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Thread: Wireless lav

  1. #1

    Default Wireless lav

    Your thoughts.

    I don't want to invest $400 but it looks like that's the range for reliable gear. It seems to me that in this day such a device should start at $100 tops with bluetooth support included, but I'm not seeing any reliable brands doing that.

    I definitely need something trustworthy. Ideally something with replaceable batteries (like AA) for dealing with long days.

  2. #2

    Default

    Are we talking just the lav mic itself or a set with lav mic, receiver and transceiver?

    I looked in to this for about 2 weeks a month or two ago for my next big gear purchase.
    You won't find anything below $800 that i would consider to be trustworthy, reliable in all situations and industry standard!

    Also, when it comes to lav setups you need to pay huge attention to what type of system you buy in to. There's the old industry standard UHF systems, but almost all frequency ranges are payed now (you acutually need to buy a licence for every single time you intend to use the lav) and you have to buy the exact model that fits the MHz range in your country. Good luck flying to a different country and being able to use your Lav's!
    I don't recommend that outdated tech.

    These days everyone is switching to WiFi digital signal lavs (2.4 GHz) like the RODELink Filmmaker Kit for example, but those things have HUGE problems and are SUPER unreliable. Good luck getting any decent audio when your subject with the lav turns around or if you are recording in a room with 50 people who have cells phones.
    So don't even go there.

    The only thing i would recommend these days is a 1.9 Ghz system like the Sennheiser AVX, but only with the good quality (MKE2) LAV mic.
    https://www.bhphotovideo.com/c/produ...alier_pro.html

    That kit will set you back $899

    It's on my purchase list and i need 2 of those kits, so that gonna be fun...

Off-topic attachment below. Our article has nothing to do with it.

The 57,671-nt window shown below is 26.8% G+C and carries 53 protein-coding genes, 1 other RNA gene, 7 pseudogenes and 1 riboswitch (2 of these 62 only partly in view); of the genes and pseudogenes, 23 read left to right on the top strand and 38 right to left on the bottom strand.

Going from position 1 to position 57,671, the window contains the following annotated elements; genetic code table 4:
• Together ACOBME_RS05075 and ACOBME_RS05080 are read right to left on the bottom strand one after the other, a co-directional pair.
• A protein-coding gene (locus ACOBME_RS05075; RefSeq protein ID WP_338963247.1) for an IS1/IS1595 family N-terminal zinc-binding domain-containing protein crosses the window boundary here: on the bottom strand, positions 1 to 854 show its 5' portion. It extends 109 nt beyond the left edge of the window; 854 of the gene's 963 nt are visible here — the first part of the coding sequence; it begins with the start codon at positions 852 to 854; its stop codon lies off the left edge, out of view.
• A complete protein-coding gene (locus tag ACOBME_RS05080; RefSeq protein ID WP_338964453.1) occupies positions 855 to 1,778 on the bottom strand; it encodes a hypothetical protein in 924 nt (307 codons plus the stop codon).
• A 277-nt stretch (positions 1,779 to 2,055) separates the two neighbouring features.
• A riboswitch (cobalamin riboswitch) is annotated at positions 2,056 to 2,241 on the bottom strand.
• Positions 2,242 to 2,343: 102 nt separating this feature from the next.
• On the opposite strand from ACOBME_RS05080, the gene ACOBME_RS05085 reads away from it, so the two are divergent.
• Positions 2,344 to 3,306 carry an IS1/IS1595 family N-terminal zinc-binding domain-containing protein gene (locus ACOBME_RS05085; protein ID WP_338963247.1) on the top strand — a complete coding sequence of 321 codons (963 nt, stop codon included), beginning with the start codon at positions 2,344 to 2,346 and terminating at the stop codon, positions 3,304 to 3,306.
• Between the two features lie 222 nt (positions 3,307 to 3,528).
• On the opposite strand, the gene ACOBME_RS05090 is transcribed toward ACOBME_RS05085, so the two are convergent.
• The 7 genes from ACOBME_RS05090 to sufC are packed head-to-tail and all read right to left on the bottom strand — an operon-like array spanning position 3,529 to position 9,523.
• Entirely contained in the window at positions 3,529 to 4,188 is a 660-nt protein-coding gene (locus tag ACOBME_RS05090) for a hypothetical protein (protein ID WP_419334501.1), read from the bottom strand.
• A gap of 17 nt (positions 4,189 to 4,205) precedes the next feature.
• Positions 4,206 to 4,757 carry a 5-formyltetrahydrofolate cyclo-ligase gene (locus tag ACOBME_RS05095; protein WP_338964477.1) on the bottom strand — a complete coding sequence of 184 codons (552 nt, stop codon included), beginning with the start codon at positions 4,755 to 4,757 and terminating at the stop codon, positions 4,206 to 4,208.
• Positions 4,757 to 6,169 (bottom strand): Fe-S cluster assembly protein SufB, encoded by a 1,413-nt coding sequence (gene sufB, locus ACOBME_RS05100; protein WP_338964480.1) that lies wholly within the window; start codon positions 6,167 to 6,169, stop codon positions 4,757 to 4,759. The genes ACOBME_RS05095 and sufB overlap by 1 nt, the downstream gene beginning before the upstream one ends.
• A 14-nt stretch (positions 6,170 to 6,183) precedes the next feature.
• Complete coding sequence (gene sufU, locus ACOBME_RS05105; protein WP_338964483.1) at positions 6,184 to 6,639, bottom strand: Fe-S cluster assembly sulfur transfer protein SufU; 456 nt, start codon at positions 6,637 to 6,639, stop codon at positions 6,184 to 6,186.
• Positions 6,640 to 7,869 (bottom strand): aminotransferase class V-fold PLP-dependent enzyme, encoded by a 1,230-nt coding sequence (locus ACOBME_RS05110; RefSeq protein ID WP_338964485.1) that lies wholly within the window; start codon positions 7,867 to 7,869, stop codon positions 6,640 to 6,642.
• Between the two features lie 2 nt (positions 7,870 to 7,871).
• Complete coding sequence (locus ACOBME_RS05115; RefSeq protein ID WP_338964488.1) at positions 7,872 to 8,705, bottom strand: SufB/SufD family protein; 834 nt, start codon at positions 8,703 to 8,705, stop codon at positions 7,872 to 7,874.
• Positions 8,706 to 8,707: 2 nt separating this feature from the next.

3. #3

    Default

    Quote Originally Posted by jochicago View Post
    reliable brands
    There's your "problem" when trying to fit that budget.
    If it where me I'd take a chance with an unknown brand. In some cases they even come from the same production line so you're more or less paying for the name rather than the product.
    Summat like this, most of the other punters seem quite positive about it, just ditch the mic that ships with it... Instead of swapping batteries just get an extra unit if the first one does the job. If it's rubbish just pawn it off again
    The cats are watching us...

  4. #4

    Default

    Thanks for the opinions. You've given me plenty to consider.

  5. #5
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    Default

    It rather depends on yoru usage. All reports seems to suggest the 2.4GHz stuff works fine so long as you have line of sight. However, porbably best to forget it if yu plan to use it in areas where people are using WiFi. The interweb has plenty of stories f people using 2.4GHz kit in theatrical productions or for conferences which work flawlessy in rehearsal but which then fail as soon as an audience/delegates arrive with their phones all connecting to the WiFi.